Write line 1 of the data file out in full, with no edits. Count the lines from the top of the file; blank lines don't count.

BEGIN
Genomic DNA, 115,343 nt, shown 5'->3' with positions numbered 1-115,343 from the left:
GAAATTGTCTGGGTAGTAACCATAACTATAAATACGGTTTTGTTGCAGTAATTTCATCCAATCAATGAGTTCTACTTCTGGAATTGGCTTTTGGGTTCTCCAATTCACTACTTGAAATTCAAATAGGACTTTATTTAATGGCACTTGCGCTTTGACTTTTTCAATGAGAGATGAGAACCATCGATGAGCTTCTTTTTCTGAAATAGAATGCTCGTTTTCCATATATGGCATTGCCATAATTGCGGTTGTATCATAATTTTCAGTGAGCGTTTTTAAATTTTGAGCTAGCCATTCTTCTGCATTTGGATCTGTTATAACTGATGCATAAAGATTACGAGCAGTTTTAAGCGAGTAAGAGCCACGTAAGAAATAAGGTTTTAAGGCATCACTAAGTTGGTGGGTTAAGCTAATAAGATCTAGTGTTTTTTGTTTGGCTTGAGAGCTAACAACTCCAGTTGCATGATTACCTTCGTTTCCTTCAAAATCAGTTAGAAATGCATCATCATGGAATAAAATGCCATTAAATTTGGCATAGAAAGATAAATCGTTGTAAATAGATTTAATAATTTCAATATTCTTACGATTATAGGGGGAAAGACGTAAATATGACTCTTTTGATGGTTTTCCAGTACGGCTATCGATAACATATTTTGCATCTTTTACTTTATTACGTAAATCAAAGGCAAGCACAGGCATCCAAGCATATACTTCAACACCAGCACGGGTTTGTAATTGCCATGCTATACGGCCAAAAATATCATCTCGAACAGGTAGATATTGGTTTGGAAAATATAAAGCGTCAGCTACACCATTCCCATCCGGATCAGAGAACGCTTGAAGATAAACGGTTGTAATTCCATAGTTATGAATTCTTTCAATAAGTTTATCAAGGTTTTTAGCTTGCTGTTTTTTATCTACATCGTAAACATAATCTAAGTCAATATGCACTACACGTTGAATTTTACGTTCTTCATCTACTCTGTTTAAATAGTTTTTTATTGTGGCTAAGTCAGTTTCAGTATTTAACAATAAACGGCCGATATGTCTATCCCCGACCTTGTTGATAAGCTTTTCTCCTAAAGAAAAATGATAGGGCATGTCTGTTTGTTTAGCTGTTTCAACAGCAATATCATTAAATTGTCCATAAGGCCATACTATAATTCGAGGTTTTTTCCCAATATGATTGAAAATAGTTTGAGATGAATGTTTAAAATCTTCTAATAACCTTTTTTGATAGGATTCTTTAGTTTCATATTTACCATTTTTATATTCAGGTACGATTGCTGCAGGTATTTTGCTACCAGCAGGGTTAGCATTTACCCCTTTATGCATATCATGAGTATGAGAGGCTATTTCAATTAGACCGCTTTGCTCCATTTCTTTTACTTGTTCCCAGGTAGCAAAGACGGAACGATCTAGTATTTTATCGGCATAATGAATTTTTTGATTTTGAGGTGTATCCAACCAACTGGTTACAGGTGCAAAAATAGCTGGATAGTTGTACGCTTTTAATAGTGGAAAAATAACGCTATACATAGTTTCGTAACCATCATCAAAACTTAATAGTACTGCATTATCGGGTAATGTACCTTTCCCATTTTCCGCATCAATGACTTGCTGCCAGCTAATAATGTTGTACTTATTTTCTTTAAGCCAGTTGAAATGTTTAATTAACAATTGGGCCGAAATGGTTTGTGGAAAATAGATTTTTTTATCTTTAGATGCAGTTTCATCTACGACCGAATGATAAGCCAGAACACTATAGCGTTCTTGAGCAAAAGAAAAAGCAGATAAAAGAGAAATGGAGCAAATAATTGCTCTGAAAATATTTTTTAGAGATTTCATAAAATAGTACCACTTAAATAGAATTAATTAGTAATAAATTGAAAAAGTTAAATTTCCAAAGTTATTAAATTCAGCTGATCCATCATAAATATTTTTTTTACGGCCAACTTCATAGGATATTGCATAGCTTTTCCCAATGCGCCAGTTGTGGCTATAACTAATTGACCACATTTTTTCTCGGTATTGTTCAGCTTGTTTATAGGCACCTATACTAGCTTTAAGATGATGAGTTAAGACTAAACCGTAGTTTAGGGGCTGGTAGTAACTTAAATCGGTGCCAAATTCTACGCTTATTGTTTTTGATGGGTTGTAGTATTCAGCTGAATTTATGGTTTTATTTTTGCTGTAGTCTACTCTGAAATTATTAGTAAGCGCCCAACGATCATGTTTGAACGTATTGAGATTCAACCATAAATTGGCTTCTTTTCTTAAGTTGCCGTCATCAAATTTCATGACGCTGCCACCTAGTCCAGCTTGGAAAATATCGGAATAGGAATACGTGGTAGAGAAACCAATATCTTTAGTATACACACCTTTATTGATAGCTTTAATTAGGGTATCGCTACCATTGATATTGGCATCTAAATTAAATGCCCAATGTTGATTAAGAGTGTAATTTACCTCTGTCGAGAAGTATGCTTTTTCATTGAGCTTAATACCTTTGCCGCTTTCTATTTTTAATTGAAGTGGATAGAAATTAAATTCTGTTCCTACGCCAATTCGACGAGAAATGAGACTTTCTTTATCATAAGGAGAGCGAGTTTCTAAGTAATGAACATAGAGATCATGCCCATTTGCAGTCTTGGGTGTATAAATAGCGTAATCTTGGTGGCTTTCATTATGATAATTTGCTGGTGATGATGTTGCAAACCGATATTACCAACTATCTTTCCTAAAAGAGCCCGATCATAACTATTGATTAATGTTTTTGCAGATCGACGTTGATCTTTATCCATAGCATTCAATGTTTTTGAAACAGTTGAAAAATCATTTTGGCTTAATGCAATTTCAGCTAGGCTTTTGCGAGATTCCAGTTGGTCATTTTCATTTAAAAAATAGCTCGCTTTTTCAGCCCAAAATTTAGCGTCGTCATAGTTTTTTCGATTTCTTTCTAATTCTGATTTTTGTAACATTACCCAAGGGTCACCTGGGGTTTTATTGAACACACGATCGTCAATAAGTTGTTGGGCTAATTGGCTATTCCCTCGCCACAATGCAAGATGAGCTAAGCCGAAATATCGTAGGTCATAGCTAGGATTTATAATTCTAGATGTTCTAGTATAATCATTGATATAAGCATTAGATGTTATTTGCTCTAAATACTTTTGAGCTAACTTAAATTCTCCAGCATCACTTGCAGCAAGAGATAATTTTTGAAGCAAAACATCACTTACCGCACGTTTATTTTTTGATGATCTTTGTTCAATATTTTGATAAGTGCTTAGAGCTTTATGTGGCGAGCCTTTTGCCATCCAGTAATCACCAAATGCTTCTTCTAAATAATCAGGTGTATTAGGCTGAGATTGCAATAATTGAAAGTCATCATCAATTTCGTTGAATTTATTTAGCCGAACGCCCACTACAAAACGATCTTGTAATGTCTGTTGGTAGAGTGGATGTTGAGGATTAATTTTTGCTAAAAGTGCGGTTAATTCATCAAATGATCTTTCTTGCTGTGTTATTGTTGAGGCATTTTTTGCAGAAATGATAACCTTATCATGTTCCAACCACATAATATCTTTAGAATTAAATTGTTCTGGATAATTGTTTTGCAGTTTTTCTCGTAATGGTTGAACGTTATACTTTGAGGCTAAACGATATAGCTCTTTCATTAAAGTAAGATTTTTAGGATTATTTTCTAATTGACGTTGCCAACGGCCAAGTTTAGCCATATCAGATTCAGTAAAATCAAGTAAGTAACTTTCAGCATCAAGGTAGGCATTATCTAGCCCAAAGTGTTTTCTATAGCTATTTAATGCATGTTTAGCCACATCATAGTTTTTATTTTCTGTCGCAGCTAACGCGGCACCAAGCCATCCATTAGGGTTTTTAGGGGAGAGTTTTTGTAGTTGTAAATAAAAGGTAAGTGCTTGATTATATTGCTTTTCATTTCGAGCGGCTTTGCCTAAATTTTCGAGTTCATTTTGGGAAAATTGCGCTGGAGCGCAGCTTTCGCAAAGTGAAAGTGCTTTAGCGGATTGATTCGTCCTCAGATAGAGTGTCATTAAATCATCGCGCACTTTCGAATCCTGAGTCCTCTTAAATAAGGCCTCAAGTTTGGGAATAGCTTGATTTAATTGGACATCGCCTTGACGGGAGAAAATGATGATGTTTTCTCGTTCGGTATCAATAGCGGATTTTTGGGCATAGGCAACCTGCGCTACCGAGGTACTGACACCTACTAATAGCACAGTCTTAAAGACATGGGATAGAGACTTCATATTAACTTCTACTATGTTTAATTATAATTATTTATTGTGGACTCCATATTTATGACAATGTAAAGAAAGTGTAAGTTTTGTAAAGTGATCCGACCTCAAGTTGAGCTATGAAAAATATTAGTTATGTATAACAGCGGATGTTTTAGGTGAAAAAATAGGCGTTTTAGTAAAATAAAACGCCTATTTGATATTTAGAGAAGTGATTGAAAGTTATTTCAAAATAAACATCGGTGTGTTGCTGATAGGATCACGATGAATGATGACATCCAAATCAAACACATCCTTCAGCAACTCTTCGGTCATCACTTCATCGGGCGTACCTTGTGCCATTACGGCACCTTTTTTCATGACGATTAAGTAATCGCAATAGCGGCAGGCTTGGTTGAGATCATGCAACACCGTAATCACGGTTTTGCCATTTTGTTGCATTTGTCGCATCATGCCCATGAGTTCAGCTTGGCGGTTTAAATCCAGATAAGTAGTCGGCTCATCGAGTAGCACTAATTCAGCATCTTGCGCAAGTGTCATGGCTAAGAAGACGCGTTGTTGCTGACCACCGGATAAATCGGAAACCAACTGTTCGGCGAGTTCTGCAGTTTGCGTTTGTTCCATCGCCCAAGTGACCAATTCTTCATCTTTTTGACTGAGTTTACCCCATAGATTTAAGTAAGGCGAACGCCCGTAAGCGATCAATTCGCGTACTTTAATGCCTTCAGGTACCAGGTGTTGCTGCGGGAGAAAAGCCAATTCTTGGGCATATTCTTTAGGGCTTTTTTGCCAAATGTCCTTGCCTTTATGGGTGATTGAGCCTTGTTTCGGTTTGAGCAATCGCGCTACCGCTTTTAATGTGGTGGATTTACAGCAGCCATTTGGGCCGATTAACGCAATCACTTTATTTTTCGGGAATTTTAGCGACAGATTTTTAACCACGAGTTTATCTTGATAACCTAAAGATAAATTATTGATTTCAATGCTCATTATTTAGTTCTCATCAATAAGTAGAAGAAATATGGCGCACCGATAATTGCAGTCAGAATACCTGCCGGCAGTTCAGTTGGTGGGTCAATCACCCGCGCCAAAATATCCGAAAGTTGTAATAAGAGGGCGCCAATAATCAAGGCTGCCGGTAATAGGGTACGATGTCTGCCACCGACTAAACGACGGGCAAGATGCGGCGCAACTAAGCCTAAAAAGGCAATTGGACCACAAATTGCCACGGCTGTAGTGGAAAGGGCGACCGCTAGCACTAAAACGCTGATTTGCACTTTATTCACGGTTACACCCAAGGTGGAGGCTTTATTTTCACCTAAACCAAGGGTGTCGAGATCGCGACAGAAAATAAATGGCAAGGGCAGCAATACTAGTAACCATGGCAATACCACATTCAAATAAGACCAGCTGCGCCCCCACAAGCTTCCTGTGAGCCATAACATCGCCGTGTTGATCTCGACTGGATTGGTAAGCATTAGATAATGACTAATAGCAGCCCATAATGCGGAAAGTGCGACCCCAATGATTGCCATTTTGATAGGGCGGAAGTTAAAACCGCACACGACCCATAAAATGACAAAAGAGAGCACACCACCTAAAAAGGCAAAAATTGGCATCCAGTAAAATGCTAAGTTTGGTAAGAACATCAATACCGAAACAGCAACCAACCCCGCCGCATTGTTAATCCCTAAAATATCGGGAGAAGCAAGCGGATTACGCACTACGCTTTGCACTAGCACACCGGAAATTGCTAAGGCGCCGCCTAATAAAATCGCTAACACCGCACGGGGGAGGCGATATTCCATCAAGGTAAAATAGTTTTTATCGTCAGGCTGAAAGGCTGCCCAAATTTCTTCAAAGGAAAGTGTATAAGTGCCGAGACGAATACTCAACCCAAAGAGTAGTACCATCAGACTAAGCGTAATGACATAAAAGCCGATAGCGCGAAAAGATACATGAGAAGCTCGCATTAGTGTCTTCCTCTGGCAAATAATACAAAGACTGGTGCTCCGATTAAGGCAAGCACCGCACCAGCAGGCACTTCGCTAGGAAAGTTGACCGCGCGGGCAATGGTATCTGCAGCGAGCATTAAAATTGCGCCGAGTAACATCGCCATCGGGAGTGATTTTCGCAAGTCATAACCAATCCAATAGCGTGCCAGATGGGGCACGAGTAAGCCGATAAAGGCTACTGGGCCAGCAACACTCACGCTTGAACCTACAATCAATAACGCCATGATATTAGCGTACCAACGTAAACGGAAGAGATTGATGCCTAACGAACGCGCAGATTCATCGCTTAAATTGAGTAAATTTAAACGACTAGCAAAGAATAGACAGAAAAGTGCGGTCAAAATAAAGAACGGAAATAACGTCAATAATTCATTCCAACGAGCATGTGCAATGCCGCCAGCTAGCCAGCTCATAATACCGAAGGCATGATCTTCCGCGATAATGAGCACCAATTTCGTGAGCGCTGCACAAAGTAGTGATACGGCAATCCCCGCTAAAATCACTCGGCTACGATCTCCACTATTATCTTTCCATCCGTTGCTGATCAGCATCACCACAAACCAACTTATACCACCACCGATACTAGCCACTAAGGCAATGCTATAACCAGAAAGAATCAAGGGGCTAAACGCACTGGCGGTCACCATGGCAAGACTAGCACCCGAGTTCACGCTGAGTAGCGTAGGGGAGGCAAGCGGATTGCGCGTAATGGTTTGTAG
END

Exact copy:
Genomic DNA, 115,343 nt, shown 5'->3' with positions numbered 1-115,343 from the left: